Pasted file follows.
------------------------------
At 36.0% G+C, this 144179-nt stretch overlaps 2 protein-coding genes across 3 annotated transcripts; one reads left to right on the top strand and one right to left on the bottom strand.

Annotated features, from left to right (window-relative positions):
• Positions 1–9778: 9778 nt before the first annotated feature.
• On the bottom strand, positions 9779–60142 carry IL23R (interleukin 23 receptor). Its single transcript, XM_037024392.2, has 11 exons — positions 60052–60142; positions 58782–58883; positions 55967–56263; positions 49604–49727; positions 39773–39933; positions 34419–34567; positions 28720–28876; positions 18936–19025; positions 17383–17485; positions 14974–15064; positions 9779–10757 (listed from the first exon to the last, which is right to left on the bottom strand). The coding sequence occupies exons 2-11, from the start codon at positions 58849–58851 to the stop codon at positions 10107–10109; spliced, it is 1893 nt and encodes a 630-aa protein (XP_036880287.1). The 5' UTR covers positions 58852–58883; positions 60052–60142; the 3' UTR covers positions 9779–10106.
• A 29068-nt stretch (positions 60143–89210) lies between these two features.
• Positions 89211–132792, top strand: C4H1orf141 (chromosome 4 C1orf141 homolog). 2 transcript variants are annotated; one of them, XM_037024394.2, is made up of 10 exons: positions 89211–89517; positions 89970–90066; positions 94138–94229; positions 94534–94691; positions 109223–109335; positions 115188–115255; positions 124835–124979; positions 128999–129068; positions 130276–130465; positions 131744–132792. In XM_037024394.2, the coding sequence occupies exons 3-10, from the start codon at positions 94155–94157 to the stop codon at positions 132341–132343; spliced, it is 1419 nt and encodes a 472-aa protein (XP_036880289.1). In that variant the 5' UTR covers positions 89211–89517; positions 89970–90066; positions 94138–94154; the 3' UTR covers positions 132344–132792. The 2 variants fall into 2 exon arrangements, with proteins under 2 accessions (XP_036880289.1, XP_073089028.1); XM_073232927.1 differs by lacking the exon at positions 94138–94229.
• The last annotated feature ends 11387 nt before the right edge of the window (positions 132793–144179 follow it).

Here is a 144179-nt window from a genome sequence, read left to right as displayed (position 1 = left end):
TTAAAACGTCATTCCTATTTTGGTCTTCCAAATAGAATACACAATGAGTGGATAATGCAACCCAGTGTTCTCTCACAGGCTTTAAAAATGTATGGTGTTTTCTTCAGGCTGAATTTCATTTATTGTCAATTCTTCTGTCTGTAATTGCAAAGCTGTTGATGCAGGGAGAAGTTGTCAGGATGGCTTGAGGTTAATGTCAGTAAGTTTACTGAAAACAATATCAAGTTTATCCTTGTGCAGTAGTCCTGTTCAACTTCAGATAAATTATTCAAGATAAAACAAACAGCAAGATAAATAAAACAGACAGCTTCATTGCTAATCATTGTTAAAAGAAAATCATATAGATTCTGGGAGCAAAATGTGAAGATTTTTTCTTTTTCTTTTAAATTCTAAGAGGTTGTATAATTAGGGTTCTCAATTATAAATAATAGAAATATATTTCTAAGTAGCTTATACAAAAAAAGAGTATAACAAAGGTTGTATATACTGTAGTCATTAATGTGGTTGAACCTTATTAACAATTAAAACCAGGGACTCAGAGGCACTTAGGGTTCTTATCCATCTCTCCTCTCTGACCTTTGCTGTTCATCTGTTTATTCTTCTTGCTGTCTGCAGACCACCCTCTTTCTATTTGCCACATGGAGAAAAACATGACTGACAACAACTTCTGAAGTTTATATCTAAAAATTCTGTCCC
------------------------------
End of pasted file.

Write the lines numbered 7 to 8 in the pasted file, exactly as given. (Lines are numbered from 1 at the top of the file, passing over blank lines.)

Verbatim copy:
• The last annotated feature ends 11387 nt before the right edge of the window (positions 132793–144179 follow it).

Here is a 144179-nt window from a genome sequence, read left to right as displayed (position 1 = left end):